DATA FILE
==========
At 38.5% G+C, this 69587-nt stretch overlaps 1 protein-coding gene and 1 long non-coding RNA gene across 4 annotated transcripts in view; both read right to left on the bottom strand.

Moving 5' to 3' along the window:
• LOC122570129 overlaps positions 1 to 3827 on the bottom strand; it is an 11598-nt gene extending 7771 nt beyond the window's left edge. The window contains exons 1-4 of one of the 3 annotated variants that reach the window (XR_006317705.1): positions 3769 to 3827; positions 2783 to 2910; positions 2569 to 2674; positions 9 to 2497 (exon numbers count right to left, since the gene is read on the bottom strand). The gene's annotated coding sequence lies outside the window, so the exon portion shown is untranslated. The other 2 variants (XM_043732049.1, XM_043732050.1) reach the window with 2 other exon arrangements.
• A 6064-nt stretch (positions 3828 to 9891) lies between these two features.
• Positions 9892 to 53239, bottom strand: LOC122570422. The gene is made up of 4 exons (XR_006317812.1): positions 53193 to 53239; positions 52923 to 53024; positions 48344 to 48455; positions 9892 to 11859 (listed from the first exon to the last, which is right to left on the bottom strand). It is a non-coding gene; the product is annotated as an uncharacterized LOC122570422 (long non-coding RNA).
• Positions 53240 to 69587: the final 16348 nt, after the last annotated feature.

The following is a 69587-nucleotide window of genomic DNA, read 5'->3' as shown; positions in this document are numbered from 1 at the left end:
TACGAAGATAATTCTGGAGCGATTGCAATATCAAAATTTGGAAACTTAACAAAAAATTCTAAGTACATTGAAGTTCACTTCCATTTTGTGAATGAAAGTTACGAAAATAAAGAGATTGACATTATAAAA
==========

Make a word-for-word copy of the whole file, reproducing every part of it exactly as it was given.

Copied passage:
At 38.5% G+C, this 69587-nt stretch overlaps 1 protein-coding gene and 1 long non-coding RNA gene across 4 annotated transcripts in view; both read right to left on the bottom strand.

Moving 5' to 3' along the window:
• LOC122570129 overlaps positions 1 to 3827 on the bottom strand; it is an 11598-nt gene extending 7771 nt beyond the window's left edge. The window contains exons 1-4 of one of the 3 annotated variants that reach the window (XR_006317705.1): positions 3769 to 3827; positions 2783 to 2910; positions 2569 to 2674; positions 9 to 2497 (exon numbers count right to left, since the gene is read on the bottom strand). The gene's annotated coding sequence lies outside the window, so the exon portion shown is untranslated. The other 2 variants (XM_043732049.1, XM_043732050.1) reach the window with 2 other exon arrangements.
• A 6064-nt stretch (positions 3828 to 9891) lies between these two features.
• Positions 9892 to 53239, bottom strand: LOC122570422. The gene is made up of 4 exons (XR_006317812.1): positions 53193 to 53239; positions 52923 to 53024; positions 48344 to 48455; positions 9892 to 11859 (listed from the first exon to the last, which is right to left on the bottom strand). It is a non-coding gene; the product is annotated as an uncharacterized LOC122570422 (long non-coding RNA).
• Positions 53240 to 69587: the final 16348 nt, after the last annotated feature.

The following is a 69587-nucleotide window of genomic DNA, read 5'->3' as shown; positions in this document are numbered from 1 at the left end:
TACGAAGATAATTCTGGAGCGATTGCAATATCAAAATTTGGAAACTTAACAAAAAATTCTAAGTACATTGAAGTTCACTTCCATTTTGTGAATGAAAGTTACGAAAATAAAGAGATTGACATTATAAAA